While many coeds spend their days going to class, hanging with friends, drinking to the wee hours of the morning, and surviving on a daily supply of cheesesteaks and Chinese food, a small group of Temple students dedicate their lives to building the perfect physique.
One such fitness enthusiast is junior kinesiology major Jennifer Montgomery, who has spent the past five months training to become a figure competitor under the National Physique Committee. This organization is the amateur league that bodybuilders and fitness competitors partake in before they receive their pro card.
Montgomery started training in July 2007 and competed in her first competition last October at the Gold’s Classic in Jackson, N.J. Montgomery recalled her experience the night before the competition, which took place in a hotel room with her trainer and another competitor. She prepared for her big day by applying a fake tan and eating salt-less, tasteless food.
At 7 p.m., she cut off her water supply in a process called water loading, which temporarily increases muscle definition. A week before competition, competitors drink large amounts of water. As the week continues, they gradually decrease the amount of fluids they take in until the day of the competition, when they drink nothing at all.
“When you wake up knowing you can’t drink anything, that’s all you want to do,” Montgomery said.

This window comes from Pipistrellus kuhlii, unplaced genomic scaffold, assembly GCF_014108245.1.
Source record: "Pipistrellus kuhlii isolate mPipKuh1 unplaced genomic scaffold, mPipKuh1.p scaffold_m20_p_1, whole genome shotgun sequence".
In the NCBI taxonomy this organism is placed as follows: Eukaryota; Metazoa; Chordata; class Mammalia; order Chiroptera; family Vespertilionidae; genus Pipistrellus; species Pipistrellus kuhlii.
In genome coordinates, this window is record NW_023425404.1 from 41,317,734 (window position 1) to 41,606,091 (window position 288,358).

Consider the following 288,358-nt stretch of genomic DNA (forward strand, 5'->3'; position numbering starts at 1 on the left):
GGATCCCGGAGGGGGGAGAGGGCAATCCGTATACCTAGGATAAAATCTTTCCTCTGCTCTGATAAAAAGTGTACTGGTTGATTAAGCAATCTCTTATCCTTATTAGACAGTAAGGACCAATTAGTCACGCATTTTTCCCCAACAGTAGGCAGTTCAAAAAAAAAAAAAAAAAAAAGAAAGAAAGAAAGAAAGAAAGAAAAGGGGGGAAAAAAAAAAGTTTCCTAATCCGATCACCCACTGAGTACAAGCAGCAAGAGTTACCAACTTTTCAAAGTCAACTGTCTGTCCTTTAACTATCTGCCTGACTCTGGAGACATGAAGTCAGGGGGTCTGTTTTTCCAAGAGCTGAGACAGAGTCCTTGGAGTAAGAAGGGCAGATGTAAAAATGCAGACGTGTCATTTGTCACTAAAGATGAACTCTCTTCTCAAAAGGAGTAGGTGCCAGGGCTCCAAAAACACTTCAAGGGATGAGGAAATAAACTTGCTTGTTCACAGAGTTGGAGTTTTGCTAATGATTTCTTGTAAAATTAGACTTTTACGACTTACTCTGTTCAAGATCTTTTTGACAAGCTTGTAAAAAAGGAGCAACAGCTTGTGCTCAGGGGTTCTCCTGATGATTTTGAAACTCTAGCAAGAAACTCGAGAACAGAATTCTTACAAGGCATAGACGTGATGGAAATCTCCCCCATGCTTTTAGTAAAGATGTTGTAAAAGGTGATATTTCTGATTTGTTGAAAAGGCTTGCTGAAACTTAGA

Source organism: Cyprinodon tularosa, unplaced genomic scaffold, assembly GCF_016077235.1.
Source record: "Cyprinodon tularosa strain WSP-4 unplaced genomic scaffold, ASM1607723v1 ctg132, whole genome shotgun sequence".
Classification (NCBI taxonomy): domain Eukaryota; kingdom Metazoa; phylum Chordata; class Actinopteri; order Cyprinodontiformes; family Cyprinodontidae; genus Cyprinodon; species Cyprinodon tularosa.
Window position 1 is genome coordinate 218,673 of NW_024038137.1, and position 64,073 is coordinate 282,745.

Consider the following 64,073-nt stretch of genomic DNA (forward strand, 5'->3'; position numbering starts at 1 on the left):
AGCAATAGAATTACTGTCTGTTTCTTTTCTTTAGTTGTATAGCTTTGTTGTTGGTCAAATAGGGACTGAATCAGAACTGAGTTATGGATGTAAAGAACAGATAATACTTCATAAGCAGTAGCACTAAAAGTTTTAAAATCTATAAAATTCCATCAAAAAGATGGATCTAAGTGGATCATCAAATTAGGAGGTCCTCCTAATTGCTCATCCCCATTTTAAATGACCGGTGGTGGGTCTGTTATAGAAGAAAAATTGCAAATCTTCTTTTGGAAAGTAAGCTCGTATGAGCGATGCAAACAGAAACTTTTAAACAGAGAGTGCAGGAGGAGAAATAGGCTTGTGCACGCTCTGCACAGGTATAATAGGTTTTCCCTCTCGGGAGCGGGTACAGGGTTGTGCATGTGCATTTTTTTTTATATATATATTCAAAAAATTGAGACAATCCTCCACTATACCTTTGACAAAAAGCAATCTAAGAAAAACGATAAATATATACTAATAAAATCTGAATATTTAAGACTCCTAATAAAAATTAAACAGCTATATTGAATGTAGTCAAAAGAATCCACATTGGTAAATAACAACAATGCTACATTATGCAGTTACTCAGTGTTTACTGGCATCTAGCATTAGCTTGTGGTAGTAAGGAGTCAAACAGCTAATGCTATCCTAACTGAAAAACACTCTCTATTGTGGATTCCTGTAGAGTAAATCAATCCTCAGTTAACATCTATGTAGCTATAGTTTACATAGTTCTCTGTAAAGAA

When she arrived at the Jackson Liberty High School, the room was full of nerves.
“I am a very happy person and I like to get excited,” Montgomery said. “Everyone was all so nervous and I was trying to cheer everybody up.” She decided to crack a few jokes.
“Yeah, no one was really feeling that,” she said.
However, anxiety had not escaped her completely. Before she made her debut on stage for pre-judging, she pictured herself wiping out in five-inch heels.
“I was more excited than I was nervous, because I was like, ‘Wow, I can’t believe I’m actually doing this,’” she said. “In the back of my mind I always knew that I wanted to compete.”
Her interest in fitness grew after she read an issue of Oxygen Fitness magazine. She started lifting with her dad in the eighth grade. During her senior year of high school, she developed a fracture in her spine and could not train for months.
“I was going nuts,” she said. “I would go and do pull-ups in the tanning salon so nobody would catch me.”
With time off, Montgomery slowly became depressed.
“I wasn’t doing anything,” she said. “I went back to running and it wasn’t fun anymore.”
For a year and a half, she refrained from engaging in any physical activity.
“I was completely and totally miserable,” she said. “Actually, I suffered from an eating disorder then as well.”
In her sophomore year at college, Montgomery was able to overcome her bulimia and started running again.
“But then I was diagnosed with hyperthyroidism, which makes it harder for you to lose weight,” she said.
After her boyfriend of three years broke up with her last March, she took some time out for herself and found a trainer – professional fitness competitor Stacey Simons from the International Federation of Bodybuilding.